Lancet. 2021 Jul 22:S0140-6736(21)00883-7. doi: 10.1016/S0140-6736(21)00883-7. Online ahead of print.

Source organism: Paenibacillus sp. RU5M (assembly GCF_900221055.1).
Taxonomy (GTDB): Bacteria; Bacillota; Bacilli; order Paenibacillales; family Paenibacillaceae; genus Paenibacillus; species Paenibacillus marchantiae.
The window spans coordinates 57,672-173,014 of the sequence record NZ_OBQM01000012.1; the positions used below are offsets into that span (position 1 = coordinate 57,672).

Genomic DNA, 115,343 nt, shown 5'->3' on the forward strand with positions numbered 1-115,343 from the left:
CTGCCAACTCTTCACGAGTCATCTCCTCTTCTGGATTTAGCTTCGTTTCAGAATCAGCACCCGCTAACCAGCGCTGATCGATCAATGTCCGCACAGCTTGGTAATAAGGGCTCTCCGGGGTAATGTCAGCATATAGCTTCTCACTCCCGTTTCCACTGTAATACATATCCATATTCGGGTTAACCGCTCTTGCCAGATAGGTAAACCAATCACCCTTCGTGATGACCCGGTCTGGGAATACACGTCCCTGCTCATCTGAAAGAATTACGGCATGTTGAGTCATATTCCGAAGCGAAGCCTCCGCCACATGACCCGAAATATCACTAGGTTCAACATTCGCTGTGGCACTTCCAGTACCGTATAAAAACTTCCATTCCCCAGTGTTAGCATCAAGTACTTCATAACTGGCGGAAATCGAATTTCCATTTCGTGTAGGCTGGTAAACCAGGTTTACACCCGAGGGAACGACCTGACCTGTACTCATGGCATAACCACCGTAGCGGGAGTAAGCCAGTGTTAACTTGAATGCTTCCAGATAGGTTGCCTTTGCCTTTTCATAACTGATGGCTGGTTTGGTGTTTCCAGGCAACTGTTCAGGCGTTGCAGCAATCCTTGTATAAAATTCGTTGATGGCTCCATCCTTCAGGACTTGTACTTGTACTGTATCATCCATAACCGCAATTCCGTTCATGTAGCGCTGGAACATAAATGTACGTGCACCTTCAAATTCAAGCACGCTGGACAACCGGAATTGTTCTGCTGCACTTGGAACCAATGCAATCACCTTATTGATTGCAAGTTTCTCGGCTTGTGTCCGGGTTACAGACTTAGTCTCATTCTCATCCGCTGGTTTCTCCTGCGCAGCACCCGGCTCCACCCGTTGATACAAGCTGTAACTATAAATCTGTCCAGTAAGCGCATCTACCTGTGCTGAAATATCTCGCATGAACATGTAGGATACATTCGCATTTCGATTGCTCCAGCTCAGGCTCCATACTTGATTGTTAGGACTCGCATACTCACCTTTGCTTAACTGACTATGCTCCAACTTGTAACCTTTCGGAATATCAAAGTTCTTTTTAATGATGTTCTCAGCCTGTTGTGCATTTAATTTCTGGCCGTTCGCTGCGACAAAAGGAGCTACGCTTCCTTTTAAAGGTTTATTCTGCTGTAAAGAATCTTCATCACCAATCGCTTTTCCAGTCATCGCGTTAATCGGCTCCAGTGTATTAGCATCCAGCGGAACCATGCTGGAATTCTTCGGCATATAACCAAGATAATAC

Progress has been made in the prevention and treatment of community-acquired bacterial meningitis during the past three decades but the burden of the disease remains high globally. Conjugate vaccines against the three most common causative pathogens (Streptococcus pneumoniae, Neisseria meningitidis, and Haemophilus influenzae) have reduced the incidence of disease, but with the replacement by non-vaccine pneumococcal serotypes and the emergence of bacterial strains with reduced susceptibility to antimicrobial treatment, meningitis continues to pose a major health challenge worldwide. In patients presenting with bacterial meningitis, typical clinical characteristics (such as the classic triad of neck stiffness, fever, and an altered mental status) might be absent and cerebrospinal fluid examination for biochemistry, microscopy, culture, and PCR to identify bacterial DNA are essential for the diagnosis. Multiplex PCR point-of-care panels in cerebrospinal fluid show promise in accelerating the diagnosis, but diagnostic accuracy studies to justify routine implementation are scarce and randomised, controlled studies are absent. Early administration of antimicrobial treatment (within 1 hour of presentation) improves outcomes and needs to be adjusted according to local emergence of drug resistance. Adjunctive dexamethasone treatment has proven efficacy beyond the neonatal age but only in patients from high-income countries. Further progress can be expected from implementing preventive measures, especially the development of new vaccines, implementation of hospital protocols aimed at early treatment, and new treatments targeting checkpoints of the inflammatory cascade.